For a long time it wasn’t pretty, but with this Senegal side it rarely is. Not that they will mind. Senegal are the great underachievers of the Africa Cup of Nations and if they beat Cameroon or Egypt on Sunday to lift the trophy for the first time, nobody will much care how they did it. Aliou Cissé’s job is not to entertain but to win.
This was a game that followed the classic Cissé pattern: rugged solidity to start, gradually squeezing the opponent into mistakes before late strikes: eight of the nine goals Senegal have scored in Cameroon have come after the hour. The breakthrough here came on 70 minutes, a corner dropping in the box for the Paris Saint‑Germain centre-back Abdou Diallo to hook in. The second was knocked in by Idrissa Gueye after Sadio Mané had outmuscled Issa Kaboré before cutting the ball back. Mané then got the decisive third with a deft finish on the break.
In truth, they could easily have had the lead before half-time. Twice the Ethiopian referee Bamlak Tessema awarded Senegal penalties and twice overturned them after VAR reviews. First Hervé Koffi, the Burkinabé keeper, clattered into Cheikhou Kouyaté but the video showed his fist had – just – made contact with the ball before the Palace midfielder’s skull. Koffi, though, ended up being taken off on a stretcher.
Given how strict the interpretation of handball in this tournament has been, the second decision was less clear-cut: Idrissa Gueye’s shot did strike the elbow of the central defender Edmond Tapsoba, but it was by his side as he turned away. Zimbabwe, who conceded a similar penalty late on against Senegal in their first game, may have looked on with surprise.
But this was not just about events on the pitch. For the Burkinabé players, perhaps, their anthem had additional significance on Wednesday night. It was written by the former president Thomas Sankara, who changed the name of the country from Upper Volta in 1984 and is widely regarded as the father of the nation. He was assassinated in 1987 during a coup; last year, his former deputy Blaise Compaoré, who succeeded him as president, was put on trial in absentia for his murder. Since the military coup on 23 January, though, all judicial proceedings have halted.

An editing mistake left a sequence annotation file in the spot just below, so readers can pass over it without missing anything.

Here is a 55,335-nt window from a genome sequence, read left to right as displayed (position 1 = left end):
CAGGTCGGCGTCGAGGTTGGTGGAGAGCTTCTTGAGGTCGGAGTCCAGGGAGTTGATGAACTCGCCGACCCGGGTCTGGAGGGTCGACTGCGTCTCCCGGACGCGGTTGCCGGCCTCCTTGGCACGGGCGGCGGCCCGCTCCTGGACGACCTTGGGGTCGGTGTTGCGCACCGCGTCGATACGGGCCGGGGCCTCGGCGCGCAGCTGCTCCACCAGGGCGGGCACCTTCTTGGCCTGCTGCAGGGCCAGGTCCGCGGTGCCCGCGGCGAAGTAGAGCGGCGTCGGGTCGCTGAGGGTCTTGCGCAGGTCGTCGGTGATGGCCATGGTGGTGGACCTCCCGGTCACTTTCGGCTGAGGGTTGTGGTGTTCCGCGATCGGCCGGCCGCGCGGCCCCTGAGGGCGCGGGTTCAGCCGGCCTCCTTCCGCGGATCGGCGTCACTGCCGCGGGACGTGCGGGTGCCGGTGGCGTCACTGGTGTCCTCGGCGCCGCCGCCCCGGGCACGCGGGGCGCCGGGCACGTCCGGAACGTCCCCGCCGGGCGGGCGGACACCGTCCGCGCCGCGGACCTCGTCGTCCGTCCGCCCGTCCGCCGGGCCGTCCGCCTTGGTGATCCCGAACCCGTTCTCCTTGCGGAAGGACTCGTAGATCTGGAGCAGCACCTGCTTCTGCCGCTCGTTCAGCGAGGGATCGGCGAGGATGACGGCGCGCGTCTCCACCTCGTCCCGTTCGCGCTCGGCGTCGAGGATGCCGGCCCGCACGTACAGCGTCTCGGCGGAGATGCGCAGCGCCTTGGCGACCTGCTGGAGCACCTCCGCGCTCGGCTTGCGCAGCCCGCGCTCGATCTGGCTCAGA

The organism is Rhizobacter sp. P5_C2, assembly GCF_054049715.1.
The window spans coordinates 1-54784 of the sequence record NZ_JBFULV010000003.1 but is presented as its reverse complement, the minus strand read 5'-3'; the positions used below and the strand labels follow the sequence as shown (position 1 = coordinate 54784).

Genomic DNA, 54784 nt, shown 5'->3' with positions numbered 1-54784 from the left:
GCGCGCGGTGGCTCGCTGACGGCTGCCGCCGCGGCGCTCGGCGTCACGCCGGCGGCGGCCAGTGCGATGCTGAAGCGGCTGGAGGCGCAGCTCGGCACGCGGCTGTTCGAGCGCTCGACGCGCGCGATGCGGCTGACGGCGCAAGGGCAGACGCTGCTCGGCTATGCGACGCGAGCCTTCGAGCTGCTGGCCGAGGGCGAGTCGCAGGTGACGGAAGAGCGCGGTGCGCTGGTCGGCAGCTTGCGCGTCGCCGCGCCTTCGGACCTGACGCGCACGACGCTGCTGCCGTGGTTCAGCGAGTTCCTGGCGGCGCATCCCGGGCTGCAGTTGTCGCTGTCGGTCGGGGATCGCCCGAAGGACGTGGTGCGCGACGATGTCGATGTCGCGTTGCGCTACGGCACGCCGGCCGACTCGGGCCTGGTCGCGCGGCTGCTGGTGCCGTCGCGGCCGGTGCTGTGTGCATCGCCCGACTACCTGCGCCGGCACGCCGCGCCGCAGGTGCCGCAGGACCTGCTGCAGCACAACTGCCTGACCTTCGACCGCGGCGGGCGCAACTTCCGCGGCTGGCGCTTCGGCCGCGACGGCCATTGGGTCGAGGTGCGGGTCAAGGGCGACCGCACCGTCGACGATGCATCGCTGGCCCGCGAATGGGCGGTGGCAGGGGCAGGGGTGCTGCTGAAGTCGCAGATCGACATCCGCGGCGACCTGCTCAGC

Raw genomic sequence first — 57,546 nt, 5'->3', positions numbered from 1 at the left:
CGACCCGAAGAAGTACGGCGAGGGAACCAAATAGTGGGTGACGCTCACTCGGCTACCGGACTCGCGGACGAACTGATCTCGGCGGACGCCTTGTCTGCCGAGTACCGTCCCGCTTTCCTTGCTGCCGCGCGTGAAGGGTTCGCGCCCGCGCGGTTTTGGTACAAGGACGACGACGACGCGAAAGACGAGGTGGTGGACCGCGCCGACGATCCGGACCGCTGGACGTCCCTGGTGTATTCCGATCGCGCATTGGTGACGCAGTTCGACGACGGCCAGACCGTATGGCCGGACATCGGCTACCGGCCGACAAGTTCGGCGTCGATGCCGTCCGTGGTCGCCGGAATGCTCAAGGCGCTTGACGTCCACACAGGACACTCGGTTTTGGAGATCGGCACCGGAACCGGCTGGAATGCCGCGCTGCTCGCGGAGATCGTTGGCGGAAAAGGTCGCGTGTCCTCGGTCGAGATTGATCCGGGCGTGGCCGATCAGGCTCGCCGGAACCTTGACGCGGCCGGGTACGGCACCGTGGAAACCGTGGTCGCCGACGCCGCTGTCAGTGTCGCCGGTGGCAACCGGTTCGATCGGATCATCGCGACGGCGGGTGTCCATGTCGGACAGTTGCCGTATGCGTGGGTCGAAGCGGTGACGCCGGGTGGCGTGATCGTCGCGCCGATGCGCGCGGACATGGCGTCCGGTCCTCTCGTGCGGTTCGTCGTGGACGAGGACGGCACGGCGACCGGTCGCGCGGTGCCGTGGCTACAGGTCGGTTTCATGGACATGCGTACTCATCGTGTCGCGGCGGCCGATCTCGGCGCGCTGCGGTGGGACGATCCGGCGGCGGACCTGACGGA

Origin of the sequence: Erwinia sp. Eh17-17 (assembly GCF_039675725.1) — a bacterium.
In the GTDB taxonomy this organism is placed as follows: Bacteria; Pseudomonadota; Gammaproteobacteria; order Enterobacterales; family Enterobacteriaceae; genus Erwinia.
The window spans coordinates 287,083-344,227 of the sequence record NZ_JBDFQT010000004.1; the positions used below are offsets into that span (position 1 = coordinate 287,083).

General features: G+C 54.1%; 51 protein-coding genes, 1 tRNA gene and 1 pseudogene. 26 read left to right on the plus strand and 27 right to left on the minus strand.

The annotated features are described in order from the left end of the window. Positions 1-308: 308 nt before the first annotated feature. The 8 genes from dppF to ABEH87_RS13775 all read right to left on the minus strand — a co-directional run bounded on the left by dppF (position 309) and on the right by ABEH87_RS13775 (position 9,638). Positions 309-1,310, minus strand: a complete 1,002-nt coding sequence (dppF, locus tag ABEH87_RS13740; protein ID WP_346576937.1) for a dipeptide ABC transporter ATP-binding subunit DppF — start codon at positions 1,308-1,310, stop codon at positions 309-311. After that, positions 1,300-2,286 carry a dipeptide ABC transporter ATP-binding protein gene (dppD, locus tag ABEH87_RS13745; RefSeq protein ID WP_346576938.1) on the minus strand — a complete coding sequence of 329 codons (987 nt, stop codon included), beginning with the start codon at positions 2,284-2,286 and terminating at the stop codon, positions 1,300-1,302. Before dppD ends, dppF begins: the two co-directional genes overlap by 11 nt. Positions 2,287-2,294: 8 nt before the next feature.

The players had watched the news of the coup on a television in their hotel in Garoua. A fortnight earlier, the deposed president Roch Marc Christian Kaboré had sent them a good luck message. Lieutenant‑Colonel Paul-Henri Sandaogo Damiba, the leader of the coup, spoke to the manager, Kamou Malo, himself a former police chief.
The curfew that the military had imposed in Ouagadougou and Bobo-Dioulasso, having been ignored in the celebrations after the quarter-final win against Tunisia, was lifted for this match. “The events are extra motivation for us,” Malo said, “because we know that whatever we do will be remembered by our people.”
Even without that context, this is an achievement that deserves to be remembered. This was Burkina Faso’s third semi-final in nine years, a remarkable statistic for a nation that had previously only once progressed beyond the group stage – and that on home soil. This is a fine young squad, and the way it fought on to pull one back though Ibrahim Blati Touré’s kneed volley spoke of their character. There is no reason this squad could not go even further in the next few years.
This Senegal squad, though, is concerned only about the here and now. Sunday is their second successive final, their third in total, and they will not have many better chances finally to win their first Cup of Nations than with this group of players and this most pragmatic of managers.